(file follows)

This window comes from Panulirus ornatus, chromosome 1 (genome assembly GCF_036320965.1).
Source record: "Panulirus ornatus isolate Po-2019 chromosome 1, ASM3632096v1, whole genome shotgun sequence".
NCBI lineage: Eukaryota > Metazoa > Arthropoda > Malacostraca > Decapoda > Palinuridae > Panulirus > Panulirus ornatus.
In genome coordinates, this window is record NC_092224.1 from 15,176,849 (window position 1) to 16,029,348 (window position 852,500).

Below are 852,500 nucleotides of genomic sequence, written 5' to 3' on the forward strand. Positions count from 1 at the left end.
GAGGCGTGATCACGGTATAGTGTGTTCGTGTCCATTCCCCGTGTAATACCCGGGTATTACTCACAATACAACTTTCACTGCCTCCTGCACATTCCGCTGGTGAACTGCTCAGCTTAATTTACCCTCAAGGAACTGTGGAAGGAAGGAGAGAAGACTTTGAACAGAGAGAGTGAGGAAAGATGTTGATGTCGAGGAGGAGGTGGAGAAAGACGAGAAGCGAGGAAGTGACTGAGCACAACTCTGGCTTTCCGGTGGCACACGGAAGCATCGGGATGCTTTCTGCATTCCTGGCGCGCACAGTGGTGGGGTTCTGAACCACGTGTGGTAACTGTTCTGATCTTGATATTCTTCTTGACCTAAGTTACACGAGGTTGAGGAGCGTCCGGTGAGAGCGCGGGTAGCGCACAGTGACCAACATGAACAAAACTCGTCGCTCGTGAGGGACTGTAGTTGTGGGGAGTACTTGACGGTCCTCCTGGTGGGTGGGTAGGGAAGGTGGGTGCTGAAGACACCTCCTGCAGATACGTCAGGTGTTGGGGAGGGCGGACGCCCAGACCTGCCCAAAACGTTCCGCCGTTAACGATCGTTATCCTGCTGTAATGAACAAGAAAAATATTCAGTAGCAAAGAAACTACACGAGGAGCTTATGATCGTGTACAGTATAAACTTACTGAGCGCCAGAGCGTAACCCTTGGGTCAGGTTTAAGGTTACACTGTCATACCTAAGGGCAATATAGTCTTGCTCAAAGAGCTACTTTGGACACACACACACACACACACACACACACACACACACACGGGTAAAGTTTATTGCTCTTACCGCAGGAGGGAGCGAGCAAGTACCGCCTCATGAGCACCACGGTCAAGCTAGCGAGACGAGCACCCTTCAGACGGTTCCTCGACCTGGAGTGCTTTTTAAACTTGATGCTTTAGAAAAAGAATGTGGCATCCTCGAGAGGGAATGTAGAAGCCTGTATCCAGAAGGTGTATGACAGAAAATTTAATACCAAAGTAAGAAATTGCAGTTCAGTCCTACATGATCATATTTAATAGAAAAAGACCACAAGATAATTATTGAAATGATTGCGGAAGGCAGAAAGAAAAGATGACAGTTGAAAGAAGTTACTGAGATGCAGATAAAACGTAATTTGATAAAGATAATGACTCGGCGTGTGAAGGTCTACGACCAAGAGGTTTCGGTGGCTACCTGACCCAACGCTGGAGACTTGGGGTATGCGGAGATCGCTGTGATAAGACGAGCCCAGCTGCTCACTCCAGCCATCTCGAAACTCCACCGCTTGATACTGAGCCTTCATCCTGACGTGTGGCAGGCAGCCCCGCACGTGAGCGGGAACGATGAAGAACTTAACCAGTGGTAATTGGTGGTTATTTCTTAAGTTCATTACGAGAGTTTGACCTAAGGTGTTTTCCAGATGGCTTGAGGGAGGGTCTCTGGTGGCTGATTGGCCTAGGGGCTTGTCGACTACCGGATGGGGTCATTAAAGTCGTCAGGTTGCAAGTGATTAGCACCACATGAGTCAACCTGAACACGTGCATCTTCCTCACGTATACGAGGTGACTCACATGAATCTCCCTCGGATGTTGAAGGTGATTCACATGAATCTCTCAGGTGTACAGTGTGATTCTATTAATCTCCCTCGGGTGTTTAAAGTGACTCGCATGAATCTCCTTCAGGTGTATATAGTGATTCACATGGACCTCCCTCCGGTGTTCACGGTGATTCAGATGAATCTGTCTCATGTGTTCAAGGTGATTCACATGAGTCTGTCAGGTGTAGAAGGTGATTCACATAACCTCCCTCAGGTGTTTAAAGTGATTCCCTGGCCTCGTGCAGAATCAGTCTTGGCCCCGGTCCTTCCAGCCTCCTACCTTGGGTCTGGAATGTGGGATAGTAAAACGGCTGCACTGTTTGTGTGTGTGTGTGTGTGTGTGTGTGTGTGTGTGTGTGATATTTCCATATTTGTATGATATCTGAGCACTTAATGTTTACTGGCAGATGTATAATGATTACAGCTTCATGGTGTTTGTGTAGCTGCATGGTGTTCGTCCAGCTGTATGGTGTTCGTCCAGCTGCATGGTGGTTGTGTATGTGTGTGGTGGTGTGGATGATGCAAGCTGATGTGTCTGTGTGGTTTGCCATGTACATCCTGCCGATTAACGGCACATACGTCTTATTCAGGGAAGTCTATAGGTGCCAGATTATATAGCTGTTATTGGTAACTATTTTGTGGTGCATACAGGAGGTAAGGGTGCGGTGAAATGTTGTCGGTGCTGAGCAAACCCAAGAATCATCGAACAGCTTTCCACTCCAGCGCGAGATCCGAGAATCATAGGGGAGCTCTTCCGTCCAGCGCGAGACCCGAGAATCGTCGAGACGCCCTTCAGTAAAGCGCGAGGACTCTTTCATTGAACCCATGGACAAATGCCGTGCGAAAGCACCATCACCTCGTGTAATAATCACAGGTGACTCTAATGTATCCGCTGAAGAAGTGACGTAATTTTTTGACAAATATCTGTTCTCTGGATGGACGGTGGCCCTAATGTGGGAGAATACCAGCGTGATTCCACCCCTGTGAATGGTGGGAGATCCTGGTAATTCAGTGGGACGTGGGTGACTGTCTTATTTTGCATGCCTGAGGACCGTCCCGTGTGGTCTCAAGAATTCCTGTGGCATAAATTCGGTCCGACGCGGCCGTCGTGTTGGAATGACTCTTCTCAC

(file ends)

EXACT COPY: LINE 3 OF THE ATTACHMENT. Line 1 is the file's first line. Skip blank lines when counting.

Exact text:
NCBI lineage: Eukaryota > Metazoa > Arthropoda > Malacostraca > Decapoda > Palinuridae > Panulirus > Panulirus ornatus.